31 October 2019

Un couscous au veau (1) : les ingrédients

I know that couscous is available in most American supermarkets. I know that because my mother used to buy boxes of it in the supermarkets in the little town of Morehead City, N.C. She would cook it according to the directions on the package and eat it with melted butter as a breakfast cereal. Actually, it's a form of pasta, made with durum wheat semolina (semoule de blé dur). Think cream of wheat but not boiled, just steamed so that the grains of semolina remain separate.

In North Africa, the Middle East, and France, couscous is much more than just the couscous "grain" or semoule. The Larousse Gastronomique food and cooking encyclopedia says that couscous is « le plat national tant de l'Algérie que du Maroc et de la Tunisie. » It's not about breakfast cereal. So what is it about? Couscous as a dish is a stew — a mix of peeled vegetables cooked in a broth (chicken or vegetable) flavored tomatoes and with ras el hanout, which is a powered spice blend.
Here are some of the vegetables that go into the stew. I think you can identify them. They include what we might call summer vegetables like eggplant, zucchini, and green beans, as well as winter vegetables like turnips, rutabagas, carrots, celery root, and leeks, along with onions and shallots as well as chickpeas (garbanzo beans).

The spicy stew of tomatoes and vegetables make a sort of sauce that is served with the couscous "grain". Putting meat in the stew is optional, because it can also be served separately as a first course (spit-roasted lamb called méchoui is a standard, but chicken and other meats are often included). The hot-pepper paste called harissa is a standard accompaniment. Serve a pile of steamed couscous on a plate, put some vegetables and meat and broth over the grain. Then fill a small ladle with broth and stir in some harissa paste before dribbling it over the couscous and vegetables to spice it all up.
For this couscous, I decided to cook some veal that often goes into acreamy white stew called blanquette de veau, flavored with onions, carrots, white wine, and mushrooms. Veal is a mild-tasting meat, like chicken or turkey, that won't clash with couscous broth and vegetables, I thought, when I saw that Intermarché was having special on veal at 8.50€/kg. This is stew meat that needs long (two hours or more), slow cooking before it becomes tender and succulent. (In the past, I've also cooked this kind of veal in tomato sauce with olives.)

First, sauté the veal (or chicken) in olive oil to brown it. Pour 1.5 liters of chicken broth over it and let it simmer for 90 minutes (less time for chicken). Taste it for tenderness. Add in some bay leaves, black peppercorns, and allspice berries or cloves. And add in two tablespoons of ras el hanout spice powder (powdered cumin, turmeric, ginger, nutmeg, coriander seed, cardamom, pepper, caraway seeds, paprika, fennel seeds, and fenugreek are some of the spices in the spice mixture).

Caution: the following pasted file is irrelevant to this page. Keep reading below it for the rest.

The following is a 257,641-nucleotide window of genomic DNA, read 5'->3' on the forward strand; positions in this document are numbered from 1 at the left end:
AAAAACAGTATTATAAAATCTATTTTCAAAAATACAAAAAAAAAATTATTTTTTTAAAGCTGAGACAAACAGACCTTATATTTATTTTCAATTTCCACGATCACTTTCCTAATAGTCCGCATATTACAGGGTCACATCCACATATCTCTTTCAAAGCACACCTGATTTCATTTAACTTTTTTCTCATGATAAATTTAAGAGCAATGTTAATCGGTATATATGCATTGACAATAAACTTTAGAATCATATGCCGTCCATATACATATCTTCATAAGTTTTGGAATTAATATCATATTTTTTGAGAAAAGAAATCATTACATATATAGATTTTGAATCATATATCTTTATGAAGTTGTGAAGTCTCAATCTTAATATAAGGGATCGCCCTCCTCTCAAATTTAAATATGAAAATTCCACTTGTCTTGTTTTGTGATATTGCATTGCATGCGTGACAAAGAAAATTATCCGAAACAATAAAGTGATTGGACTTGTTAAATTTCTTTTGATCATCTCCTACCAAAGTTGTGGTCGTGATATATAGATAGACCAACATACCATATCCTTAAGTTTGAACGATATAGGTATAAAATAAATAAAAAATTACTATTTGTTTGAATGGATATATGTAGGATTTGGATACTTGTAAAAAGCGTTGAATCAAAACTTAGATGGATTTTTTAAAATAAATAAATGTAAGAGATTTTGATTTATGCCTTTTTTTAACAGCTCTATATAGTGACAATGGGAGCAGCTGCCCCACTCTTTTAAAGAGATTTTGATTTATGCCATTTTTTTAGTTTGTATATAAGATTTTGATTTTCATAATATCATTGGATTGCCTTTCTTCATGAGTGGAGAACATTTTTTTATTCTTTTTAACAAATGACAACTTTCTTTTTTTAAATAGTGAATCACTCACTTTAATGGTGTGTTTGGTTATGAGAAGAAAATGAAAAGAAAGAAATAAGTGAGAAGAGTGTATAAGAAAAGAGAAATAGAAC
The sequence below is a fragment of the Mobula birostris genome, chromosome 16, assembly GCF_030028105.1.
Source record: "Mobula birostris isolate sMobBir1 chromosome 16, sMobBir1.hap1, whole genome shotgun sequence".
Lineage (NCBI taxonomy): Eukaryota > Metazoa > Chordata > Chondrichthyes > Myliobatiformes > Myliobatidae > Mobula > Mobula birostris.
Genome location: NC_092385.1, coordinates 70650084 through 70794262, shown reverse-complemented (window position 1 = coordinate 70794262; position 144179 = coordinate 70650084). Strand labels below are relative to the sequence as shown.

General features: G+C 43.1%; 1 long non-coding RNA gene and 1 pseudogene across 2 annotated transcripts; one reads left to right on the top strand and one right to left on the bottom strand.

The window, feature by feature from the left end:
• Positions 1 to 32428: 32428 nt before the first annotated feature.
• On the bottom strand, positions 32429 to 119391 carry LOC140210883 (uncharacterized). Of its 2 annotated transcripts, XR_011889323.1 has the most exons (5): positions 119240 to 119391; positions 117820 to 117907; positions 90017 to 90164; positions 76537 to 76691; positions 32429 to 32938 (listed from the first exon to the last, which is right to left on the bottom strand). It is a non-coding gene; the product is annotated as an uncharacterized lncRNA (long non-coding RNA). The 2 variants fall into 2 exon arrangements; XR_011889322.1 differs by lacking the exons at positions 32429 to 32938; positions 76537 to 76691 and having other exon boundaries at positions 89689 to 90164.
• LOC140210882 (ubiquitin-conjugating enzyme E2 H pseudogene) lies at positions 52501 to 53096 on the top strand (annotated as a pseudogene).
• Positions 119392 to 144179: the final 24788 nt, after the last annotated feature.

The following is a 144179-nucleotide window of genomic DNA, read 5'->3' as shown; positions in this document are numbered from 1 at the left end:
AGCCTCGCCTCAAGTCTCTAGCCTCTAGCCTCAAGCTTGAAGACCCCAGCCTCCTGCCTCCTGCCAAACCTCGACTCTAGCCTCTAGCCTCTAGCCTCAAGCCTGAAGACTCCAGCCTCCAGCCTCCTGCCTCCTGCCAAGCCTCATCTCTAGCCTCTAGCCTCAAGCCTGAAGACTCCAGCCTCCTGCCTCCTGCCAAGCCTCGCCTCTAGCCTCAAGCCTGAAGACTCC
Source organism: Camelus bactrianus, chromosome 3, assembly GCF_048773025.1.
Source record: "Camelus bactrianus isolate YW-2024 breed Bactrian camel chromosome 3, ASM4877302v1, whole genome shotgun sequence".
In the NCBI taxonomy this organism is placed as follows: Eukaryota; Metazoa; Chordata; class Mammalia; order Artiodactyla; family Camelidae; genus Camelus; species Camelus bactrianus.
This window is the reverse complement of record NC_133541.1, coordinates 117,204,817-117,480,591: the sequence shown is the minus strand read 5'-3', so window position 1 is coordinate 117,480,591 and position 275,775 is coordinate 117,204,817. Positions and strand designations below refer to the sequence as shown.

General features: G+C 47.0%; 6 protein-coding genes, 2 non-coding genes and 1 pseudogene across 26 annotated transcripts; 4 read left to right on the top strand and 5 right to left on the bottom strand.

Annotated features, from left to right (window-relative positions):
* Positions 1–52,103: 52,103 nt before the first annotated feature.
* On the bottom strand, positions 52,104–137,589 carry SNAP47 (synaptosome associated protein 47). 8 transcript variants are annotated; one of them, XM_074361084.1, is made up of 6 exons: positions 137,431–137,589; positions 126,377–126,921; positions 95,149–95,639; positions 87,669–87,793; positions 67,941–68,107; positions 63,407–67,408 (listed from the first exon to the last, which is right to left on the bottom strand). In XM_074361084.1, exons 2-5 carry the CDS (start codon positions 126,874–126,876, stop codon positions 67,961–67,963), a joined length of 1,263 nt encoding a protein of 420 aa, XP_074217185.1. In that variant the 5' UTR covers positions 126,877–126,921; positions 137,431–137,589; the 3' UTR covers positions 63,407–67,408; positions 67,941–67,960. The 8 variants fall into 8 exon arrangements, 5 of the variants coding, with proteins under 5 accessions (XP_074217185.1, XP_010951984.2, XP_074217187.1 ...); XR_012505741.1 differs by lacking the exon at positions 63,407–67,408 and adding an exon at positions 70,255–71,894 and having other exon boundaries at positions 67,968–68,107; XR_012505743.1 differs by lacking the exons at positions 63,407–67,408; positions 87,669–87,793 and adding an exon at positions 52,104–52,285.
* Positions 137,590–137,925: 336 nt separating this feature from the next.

[More tomorrow...]

30 October 2019

Two sunrise photos

Sunrise on the eastern end of Bogue Banks, NC, USA — October 19, 2019 — Photo by Sue N.

Sunrise at La Renaudière, near Saint-Aignan, Loire Valley, France — October 27, 2019 — Photo by Ken B.

I'm busy this morning working on my first big cooking project since I got back from North Carolina. I'm making a big pot of the stew that is served with the North African pasta/cereal called couscous. We're having chilly, damp weather, and the hot, spicy broth, the vegetables (carrots, eggplant, zucchini, tomatoes, turnips, rutabagas, celery, bell peppers, okra, green beans, and chickpeas) and the stewed meats will be good comfort food. As a twist on a classic dish, I'm cooking the couscous broth with veal rather than lamb this time. Heavy rains are predicted over the coming weekend. More later...

29 October 2019

Dans le TGV Atlantique

To get to Paris-CDG airport (which we used to call by the name of a nearby town, Roissy [rwah-'see], but which Americans seem to just call CDG), I normally take the high-speed train called the TGV Atlantique. It's direct from the airport to the city of Tours, 40 miles or so west of Saint-Aignan.

Walt drives me over to Tours, and comes to pick me up there when I return from my trip. TGV stands for train à grande vitesse. Here's what the interior of a car looks like. On October 9, I sat in first class, and there were very few other passengers in the car with me.

To go from Roissy to Tours (the TGV station for Tours is called Saint-Pierre-des-Corps, which is the name of a suburb of the city that is famous as a big rail yard), the train goes south around Paris on the east side of the city — the airport is northeast of Paris — then west along the south side of the city, all at low speed because the route takes it through the suburbs.

As it leaves the southwestern suburbs of Paris, it picks up speed and rolls across the landscape toward Tours at nearly 200 mph. The TGV trip from the airport takes less than two hours. Driving from Saint-Aignan to Roissy can take three or four hours, depending on traffic.